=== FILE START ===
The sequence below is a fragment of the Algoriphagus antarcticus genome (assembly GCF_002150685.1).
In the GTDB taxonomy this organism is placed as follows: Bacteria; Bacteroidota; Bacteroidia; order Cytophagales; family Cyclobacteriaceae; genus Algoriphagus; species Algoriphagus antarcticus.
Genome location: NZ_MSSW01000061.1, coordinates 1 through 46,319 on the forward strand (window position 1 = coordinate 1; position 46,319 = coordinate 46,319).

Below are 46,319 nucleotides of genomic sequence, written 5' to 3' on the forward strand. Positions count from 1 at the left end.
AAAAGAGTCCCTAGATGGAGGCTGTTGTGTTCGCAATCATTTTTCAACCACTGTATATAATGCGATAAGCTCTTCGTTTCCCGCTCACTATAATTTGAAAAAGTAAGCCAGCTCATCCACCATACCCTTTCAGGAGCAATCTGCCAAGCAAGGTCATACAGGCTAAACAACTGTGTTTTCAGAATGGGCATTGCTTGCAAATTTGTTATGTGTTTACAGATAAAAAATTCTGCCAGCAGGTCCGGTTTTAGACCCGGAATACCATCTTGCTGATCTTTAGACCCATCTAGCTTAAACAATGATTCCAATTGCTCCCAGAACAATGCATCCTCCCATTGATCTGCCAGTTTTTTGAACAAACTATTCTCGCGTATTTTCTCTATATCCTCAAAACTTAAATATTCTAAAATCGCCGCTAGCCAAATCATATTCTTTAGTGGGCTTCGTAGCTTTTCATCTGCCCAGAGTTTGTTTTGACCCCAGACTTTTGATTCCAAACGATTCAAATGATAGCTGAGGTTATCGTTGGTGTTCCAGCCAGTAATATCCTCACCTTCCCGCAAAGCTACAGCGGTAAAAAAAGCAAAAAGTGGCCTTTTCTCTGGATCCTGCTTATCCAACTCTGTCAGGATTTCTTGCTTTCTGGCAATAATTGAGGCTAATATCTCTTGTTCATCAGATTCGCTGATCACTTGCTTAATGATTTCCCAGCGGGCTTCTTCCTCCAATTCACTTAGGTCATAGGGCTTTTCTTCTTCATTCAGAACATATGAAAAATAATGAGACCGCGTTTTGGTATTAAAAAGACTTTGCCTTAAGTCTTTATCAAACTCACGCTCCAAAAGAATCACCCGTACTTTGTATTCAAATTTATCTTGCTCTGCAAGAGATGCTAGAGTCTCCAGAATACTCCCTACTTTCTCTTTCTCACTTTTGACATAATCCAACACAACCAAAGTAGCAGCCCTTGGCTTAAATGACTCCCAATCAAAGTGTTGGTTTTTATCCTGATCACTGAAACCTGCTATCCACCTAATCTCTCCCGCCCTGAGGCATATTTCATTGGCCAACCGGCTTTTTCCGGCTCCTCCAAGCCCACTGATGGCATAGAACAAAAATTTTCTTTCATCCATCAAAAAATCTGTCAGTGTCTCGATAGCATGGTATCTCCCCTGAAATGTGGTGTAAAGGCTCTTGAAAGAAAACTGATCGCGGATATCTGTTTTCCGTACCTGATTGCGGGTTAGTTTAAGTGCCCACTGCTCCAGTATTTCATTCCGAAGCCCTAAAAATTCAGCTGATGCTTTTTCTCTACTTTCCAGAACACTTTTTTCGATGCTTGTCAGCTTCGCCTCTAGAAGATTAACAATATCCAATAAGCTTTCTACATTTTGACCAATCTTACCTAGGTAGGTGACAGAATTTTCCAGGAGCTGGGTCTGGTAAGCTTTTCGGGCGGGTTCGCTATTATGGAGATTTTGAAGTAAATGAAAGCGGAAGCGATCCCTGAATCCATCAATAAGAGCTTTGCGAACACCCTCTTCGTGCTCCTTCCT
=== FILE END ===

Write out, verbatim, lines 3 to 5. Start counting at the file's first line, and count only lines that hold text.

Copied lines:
Genome location: NZ_MSSW01000061.1, coordinates 1 through 46,319 on the forward strand (window position 1 = coordinate 1; position 46,319 = coordinate 46,319).

Below are 46,319 nucleotides of genomic sequence, written 5' to 3' on the forward strand. Positions count from 1 at the left end.
AAAAGAGTCCCTAGATGGAGGCTGTTGTGTTCGCAATCATTTTTCAACCACTGTATATAATGCGATAAGCTCTTCGTTTCCCGCTCACTATAATTTGAAAAAGTAAGCCAGCTCATCCACCATACCCTTTCAGGAGCAATCTGCCAAGCAAGGTCATACAGGCTAAACAACTGTGTTTTCAGAATGGGCATTGCTTGCAAATTTGTTATGTGTTTACAGATAAAAAATTCTGCCAGCAGGTCCGGTTTTAGACCCGGAATACCATCTTGCTGATCTTTAGACCCATCTAGCTTAAACAATGATTCCAATTGCTCCCAGAACAATGCATCCTCCCATTGATCTGCCAGTTTTTTGAACAAACTATTCTCGCGTATTTTCTCTATATCCTCAAAACTTAAATATTCTAAAATCGCCGCTAGCCAAATCATATTCTTTAGTGGGCTTCGTAGCTTTTCATCTGCCCAGAGTTTGTTTTGACCCCAGACTTTTGATTCCAAACGATTCAAATGATAGCTGAGGTTATCGTTGGTGTTCCAGCCAGTAATATCCTCACCTTCCCGCAAAGCTACAGCGGTAAAAAAAGCAAAAAGTGGCCTTTTCTCTGGATCCTGCTTATCCAACTCTGTCAGGATTTCTTGCTTTCTGGCAATAATTGAGGCTAATATCTCTTGTTCATCAGATTCGCTGATCACTTGCTTAATGATTTCCCAGCGGGCTTCTTCCTCCAATTCACTTAGGTCATAGGGCTTTTCTTCTTCATTCAGAACATATGAAAAATAATGAGACCGCGTTTTGGTATTAAAAAGACTTTGCCTTAAGTCTTTATCAAACTCACGCTCCAAAAGAATCACCCGTACTTTGTATTCAAATTTATCTTGCTCTGCAAGAGATGCTAGAGTCTCCAGAATACTCCCTACTTTCTCTTTCTCACTTTTGACATAATCCAACACAACCAAAGTAGCAGCCCTTGGCTTAAATGACTCCCAATCAAAGTGTTGGTTTTTATCCTGATCACTGAAACCTGCTATCCACCTAATCTCTCCCGCCCTGAGGCATATTTCATTGGCCAACCGGCTTTTTCCGGCTCCTCCAAGCCCACTGATGGCATAGAACAAAAATTTTCTTTCATCCATCAAAAAATCTGTCAGTGTCTCGATAGCATGGTATCTCCCCTGAAATGTGGTGTAAAGGCTCTTGAAAGAAAACTGATCGCGGATATCTGTTTTCCGTACCTGATTGCGGGTTAGTTTAAGTGCCCACTGCTCCAGTATTTCATTCCGAAGCCCTAAAAATTCAGCTGATGCTTTTTCTCTACTTTCCAGAACACTTTTTTCGATGCTTGTCAGCTTCGCCTCTAGAAGATTAACAATATCCAATAAGCTTTCTACATTTTGACCAATCTTACCTAGGTAGGTGACAGAATTTTCCAGGAGCTGGGTCTGGTAAGCTTTTCGGGCGGGTTCGCTATTATGGAGATTTTGAAGTAAATGAAAGCGGAAGCGATCCCTGAATCCATCAATAAGAGCTTTGCGAACACCCTCTTCGTGCTCCTTCCT